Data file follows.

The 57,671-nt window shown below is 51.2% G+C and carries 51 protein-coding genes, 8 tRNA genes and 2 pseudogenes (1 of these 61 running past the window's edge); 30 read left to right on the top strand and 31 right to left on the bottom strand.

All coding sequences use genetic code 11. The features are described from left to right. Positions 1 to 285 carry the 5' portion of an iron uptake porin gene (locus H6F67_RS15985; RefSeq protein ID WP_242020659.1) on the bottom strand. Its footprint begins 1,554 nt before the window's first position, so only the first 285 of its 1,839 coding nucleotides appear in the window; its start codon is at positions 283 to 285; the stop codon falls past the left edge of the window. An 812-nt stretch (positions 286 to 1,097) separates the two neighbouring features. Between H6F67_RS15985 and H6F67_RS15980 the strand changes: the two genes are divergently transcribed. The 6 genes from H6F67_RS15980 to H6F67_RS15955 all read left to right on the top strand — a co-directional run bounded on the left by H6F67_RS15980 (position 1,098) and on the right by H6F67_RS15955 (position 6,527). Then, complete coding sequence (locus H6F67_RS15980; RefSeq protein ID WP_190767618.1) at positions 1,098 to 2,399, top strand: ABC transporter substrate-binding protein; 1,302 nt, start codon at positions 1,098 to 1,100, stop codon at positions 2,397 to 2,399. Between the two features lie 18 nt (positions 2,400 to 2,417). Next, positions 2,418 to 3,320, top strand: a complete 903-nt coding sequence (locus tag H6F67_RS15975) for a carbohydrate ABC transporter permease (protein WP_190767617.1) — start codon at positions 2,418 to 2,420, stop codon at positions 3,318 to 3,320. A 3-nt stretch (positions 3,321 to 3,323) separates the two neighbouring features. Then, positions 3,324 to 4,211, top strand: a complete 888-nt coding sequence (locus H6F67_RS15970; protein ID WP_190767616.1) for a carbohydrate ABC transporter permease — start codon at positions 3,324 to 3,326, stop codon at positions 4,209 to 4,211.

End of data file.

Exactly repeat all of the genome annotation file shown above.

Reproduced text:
The 57,671-nt window shown below is 51.2% G+C and carries 51 protein-coding genes, 8 tRNA genes and 2 pseudogenes (1 of these 61 running past the window's edge); 30 read left to right on the top strand and 31 right to left on the bottom strand.

All coding sequences use genetic code 11. The features are described from left to right. Positions 1 to 285 carry the 5' portion of an iron uptake porin gene (locus H6F67_RS15985; RefSeq protein ID WP_242020659.1) on the bottom strand. Its footprint begins 1,554 nt before the window's first position, so only the first 285 of its 1,839 coding nucleotides appear in the window; its start codon is at positions 283 to 285; the stop codon falls past the left edge of the window. An 812-nt stretch (positions 286 to 1,097) separates the two neighbouring features. Between H6F67_RS15985 and H6F67_RS15980 the strand changes: the two genes are divergently transcribed. The 6 genes from H6F67_RS15980 to H6F67_RS15955 all read left to right on the top strand — a co-directional run bounded on the left by H6F67_RS15980 (position 1,098) and on the right by H6F67_RS15955 (position 6,527). Then, complete coding sequence (locus H6F67_RS15980; RefSeq protein ID WP_190767618.1) at positions 1,098 to 2,399, top strand: ABC transporter substrate-binding protein; 1,302 nt, start codon at positions 1,098 to 1,100, stop codon at positions 2,397 to 2,399. Between the two features lie 18 nt (positions 2,400 to 2,417). Next, positions 2,418 to 3,320, top strand: a complete 903-nt coding sequence (locus tag H6F67_RS15975) for a carbohydrate ABC transporter permease (protein WP_190767617.1) — start codon at positions 2,418 to 2,420, stop codon at positions 3,318 to 3,320. A 3-nt stretch (positions 3,321 to 3,323) separates the two neighbouring features. Then, positions 3,324 to 4,211, top strand: a complete 888-nt coding sequence (locus H6F67_RS15970; protein ID WP_190767616.1) for a carbohydrate ABC transporter permease — start codon at positions 3,324 to 3,326, stop codon at positions 4,209 to 4,211.